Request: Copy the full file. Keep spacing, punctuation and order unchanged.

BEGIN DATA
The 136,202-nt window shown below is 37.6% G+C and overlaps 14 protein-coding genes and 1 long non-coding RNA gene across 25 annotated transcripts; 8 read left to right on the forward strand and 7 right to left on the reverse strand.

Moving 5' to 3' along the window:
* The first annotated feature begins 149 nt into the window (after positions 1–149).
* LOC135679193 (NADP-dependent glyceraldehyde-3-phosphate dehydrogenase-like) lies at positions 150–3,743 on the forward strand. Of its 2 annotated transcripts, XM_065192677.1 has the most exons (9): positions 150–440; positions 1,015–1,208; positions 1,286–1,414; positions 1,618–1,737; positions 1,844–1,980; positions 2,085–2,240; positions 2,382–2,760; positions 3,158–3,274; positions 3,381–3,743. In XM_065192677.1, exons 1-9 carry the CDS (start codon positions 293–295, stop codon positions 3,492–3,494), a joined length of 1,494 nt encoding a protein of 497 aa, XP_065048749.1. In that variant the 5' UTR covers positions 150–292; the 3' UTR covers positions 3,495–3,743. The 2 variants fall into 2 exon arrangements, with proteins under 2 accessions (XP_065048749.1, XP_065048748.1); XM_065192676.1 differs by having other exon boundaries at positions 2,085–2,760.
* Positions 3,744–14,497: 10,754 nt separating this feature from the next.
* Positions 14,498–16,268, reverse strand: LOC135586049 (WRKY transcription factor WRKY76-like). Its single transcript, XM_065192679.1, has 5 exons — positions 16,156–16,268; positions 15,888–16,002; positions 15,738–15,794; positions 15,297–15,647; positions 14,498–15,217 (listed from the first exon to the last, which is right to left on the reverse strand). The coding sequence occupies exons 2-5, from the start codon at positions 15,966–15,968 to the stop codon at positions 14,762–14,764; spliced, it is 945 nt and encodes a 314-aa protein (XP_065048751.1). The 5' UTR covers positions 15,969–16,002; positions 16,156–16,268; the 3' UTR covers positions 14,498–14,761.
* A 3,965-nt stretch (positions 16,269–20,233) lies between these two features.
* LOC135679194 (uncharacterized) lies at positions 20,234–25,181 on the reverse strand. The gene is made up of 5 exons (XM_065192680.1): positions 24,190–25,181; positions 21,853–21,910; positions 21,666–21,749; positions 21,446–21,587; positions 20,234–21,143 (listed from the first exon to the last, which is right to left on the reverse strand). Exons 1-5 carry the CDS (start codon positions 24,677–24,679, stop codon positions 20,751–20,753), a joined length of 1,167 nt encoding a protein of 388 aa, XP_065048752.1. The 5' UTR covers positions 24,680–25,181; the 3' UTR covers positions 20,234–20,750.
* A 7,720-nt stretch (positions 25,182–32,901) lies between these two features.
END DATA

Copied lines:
The 136,202-nt window shown below is 37.6% G+C and overlaps 14 protein-coding genes and 1 long non-coding RNA gene across 25 annotated transcripts; 8 read left to right on the forward strand and 7 right to left on the reverse strand.

Moving 5' to 3' along the window:
* The first annotated feature begins 149 nt into the window (after positions 1–149).
* LOC135679193 (NADP-dependent glyceraldehyde-3-phosphate dehydrogenase-like) lies at positions 150–3,743 on the forward strand. Of its 2 annotated transcripts, XM_065192677.1 has the most exons (9): positions 150–440; positions 1,015–1,208; positions 1,286–1,414; positions 1,618–1,737; positions 1,844–1,980; positions 2,085–2,240; positions 2,382–2,760; positions 3,158–3,274; positions 3,381–3,743. In XM_065192677.1, exons 1-9 carry the CDS (start codon positions 293–295, stop codon positions 3,492–3,494), a joined length of 1,494 nt encoding a protein of 497 aa, XP_065048749.1. In that variant the 5' UTR covers positions 150–292; the 3' UTR covers positions 3,495–3,743. The 2 variants fall into 2 exon arrangements, with proteins under 2 accessions (XP_065048749.1, XP_065048748.1); XM_065192676.1 differs by having other exon boundaries at positions 2,085–2,760.
* Positions 3,744–14,497: 10,754 nt separating this feature from the next.
* Positions 14,498–16,268, reverse strand: LOC135586049 (WRKY transcription factor WRKY76-like). Its single transcript, XM_065192679.1, has 5 exons — positions 16,156–16,268; positions 15,888–16,002; positions 15,738–15,794; positions 15,297–15,647; positions 14,498–15,217 (listed from the first exon to the last, which is right to left on the reverse strand). The coding sequence occupies exons 2-5, from the start codon at positions 15,966–15,968 to the stop codon at positions 14,762–14,764; spliced, it is 945 nt and encodes a 314-aa protein (XP_065048751.1). The 5' UTR covers positions 15,969–16,002; positions 16,156–16,268; the 3' UTR covers positions 14,498–14,761.
* A 3,965-nt stretch (positions 16,269–20,233) lies between these two features.
* LOC135679194 (uncharacterized) lies at positions 20,234–25,181 on the reverse strand. The gene is made up of 5 exons (XM_065192680.1): positions 24,190–25,181; positions 21,853–21,910; positions 21,666–21,749; positions 21,446–21,587; positions 20,234–21,143 (listed from the first exon to the last, which is right to left on the reverse strand). Exons 1-5 carry the CDS (start codon positions 24,677–24,679, stop codon positions 20,751–20,753), a joined length of 1,167 nt encoding a protein of 388 aa, XP_065048752.1. The 5' UTR covers positions 24,680–25,181; the 3' UTR covers positions 20,234–20,750.
* A 7,720-nt stretch (positions 25,182–32,901) lies between these two features.